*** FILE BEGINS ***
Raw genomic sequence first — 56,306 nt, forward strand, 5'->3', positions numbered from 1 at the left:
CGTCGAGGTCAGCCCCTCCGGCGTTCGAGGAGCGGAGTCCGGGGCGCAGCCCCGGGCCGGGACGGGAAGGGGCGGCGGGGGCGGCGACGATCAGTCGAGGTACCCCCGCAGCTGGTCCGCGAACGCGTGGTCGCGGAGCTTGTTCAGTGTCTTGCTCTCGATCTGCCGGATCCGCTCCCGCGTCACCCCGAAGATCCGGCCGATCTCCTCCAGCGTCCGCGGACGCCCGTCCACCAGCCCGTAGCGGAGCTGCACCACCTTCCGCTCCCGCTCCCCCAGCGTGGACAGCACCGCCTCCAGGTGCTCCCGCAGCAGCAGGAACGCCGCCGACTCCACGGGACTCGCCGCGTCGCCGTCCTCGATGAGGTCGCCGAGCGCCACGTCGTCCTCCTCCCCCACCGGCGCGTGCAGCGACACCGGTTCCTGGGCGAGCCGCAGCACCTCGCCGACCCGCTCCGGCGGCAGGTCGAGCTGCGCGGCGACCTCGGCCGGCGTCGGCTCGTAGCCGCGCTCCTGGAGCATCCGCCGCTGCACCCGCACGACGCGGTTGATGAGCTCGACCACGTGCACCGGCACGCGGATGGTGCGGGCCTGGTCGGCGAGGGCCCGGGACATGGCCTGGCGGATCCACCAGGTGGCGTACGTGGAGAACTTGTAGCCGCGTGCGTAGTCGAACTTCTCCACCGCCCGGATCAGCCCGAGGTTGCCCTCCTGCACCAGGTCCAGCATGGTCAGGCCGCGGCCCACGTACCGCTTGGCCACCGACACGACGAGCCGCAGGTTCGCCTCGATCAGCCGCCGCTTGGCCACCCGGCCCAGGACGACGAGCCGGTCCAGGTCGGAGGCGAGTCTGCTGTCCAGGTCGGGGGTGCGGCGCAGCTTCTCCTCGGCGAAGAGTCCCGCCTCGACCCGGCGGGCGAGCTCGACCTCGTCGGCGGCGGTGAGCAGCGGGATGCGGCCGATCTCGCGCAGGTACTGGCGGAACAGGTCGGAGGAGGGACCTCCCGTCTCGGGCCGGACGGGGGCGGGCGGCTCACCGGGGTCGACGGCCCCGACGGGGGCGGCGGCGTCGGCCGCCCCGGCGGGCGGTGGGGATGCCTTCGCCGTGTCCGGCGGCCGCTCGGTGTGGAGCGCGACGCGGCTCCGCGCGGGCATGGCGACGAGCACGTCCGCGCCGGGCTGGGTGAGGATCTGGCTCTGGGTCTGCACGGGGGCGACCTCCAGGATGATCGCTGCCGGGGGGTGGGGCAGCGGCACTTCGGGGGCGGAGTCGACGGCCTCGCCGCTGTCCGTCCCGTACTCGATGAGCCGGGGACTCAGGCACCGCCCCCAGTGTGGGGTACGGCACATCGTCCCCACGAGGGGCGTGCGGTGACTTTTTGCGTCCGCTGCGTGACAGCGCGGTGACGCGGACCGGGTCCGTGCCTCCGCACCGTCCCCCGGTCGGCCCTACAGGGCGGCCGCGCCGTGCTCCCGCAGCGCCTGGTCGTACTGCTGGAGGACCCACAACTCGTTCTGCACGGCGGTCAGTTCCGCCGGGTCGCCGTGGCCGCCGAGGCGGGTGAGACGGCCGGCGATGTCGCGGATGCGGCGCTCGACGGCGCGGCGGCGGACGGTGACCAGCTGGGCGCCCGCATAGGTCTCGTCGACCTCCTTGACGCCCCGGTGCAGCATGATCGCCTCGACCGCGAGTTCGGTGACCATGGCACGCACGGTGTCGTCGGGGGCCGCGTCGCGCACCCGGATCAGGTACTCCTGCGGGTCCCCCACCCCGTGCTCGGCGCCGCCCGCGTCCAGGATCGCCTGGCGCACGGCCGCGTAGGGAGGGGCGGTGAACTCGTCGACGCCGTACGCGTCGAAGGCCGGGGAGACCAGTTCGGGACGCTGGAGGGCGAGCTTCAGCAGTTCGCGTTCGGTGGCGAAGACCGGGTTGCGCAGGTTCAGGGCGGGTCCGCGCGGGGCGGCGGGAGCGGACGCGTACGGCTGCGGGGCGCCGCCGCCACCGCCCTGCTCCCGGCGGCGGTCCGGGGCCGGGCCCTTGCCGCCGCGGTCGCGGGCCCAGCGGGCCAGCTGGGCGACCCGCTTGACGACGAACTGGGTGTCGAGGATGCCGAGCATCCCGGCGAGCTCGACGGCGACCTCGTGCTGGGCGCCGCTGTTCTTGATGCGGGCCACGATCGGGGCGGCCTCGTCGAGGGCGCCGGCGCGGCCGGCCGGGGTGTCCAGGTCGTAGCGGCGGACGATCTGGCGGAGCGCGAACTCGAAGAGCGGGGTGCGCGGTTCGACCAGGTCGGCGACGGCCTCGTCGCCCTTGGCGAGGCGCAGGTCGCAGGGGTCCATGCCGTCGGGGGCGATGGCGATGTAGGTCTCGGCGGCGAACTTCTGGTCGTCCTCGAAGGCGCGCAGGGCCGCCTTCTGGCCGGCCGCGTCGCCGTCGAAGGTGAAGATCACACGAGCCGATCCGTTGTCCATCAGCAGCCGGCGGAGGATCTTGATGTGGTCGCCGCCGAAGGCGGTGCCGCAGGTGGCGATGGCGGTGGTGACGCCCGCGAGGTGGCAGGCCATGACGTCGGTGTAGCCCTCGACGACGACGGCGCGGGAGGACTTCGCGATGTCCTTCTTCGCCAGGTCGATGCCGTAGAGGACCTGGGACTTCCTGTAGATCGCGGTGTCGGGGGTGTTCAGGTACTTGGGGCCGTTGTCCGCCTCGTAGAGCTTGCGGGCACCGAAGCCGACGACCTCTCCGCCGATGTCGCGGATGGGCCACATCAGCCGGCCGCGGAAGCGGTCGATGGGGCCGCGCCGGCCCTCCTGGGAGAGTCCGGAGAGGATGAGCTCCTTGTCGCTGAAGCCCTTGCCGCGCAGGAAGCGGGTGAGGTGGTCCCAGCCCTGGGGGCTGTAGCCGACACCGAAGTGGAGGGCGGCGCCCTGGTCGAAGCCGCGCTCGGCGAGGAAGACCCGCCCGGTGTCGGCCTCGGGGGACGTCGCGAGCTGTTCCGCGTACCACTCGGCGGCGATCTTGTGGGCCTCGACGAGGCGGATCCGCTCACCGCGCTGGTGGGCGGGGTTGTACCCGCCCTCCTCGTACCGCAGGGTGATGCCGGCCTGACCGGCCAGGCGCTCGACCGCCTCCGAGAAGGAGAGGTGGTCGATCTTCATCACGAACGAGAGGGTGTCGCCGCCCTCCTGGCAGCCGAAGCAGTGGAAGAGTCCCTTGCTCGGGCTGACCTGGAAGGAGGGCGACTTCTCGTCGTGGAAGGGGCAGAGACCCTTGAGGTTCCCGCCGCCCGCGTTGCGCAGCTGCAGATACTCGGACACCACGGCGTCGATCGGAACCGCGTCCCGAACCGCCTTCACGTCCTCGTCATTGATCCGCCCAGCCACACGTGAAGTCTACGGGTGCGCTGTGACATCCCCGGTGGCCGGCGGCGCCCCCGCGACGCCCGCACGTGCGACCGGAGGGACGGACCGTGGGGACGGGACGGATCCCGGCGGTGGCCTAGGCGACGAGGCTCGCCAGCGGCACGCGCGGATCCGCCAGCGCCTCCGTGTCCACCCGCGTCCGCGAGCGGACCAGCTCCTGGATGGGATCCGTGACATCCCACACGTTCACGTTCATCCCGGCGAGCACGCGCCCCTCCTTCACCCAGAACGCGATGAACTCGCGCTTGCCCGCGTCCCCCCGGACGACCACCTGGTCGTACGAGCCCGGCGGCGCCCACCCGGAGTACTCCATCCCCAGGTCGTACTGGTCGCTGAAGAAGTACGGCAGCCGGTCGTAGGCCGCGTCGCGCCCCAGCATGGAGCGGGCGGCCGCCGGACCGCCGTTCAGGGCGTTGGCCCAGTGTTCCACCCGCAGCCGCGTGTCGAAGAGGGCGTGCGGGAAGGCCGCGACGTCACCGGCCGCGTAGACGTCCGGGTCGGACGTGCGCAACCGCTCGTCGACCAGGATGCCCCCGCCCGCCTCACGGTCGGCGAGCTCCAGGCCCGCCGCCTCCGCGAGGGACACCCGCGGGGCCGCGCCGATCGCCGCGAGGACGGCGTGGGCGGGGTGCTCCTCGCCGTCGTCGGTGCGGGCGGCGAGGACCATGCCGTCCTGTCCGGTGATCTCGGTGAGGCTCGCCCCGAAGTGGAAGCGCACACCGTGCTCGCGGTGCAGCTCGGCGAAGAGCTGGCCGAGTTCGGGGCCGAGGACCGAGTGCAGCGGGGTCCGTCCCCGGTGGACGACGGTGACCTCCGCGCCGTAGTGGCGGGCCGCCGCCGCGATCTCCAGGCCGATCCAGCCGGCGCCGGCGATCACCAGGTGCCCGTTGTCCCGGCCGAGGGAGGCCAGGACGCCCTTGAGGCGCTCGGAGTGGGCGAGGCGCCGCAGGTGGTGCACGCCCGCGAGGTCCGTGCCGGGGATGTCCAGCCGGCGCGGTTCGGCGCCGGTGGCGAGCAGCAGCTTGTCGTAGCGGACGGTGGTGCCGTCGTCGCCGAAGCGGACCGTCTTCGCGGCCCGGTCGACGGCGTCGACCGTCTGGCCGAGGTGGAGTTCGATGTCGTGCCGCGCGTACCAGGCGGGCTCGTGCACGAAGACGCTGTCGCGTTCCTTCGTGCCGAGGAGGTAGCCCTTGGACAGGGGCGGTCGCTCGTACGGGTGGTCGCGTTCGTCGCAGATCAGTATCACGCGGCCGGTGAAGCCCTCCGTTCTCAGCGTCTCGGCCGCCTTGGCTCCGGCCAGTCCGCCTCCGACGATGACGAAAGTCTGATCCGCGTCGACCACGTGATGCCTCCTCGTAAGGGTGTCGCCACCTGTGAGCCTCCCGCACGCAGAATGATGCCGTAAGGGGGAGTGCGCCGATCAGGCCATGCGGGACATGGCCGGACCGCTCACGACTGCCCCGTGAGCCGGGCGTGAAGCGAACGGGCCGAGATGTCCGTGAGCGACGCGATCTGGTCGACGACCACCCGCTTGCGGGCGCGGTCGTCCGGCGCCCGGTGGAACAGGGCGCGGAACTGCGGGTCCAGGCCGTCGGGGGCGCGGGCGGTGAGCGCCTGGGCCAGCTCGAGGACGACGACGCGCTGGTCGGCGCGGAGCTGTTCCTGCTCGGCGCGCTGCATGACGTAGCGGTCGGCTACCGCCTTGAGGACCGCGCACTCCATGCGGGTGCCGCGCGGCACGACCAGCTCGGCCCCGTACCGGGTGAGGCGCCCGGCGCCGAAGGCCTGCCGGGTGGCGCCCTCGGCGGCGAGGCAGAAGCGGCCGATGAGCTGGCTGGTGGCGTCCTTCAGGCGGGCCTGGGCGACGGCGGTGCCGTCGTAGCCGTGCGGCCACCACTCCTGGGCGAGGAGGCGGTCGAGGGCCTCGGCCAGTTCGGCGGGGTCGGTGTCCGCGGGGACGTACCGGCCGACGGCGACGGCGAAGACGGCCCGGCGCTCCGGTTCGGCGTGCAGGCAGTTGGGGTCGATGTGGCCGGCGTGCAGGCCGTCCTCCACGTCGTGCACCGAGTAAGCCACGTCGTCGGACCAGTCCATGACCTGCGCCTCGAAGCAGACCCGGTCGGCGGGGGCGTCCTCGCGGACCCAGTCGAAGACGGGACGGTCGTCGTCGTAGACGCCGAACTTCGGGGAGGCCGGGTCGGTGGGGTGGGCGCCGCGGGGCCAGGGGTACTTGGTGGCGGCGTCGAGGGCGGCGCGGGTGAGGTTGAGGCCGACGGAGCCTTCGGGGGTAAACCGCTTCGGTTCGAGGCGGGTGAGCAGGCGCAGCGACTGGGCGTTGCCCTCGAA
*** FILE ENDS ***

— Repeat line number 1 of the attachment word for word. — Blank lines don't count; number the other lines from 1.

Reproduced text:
Raw genomic sequence first — 56,306 nt, forward strand, 5'->3', positions numbered from 1 at the left: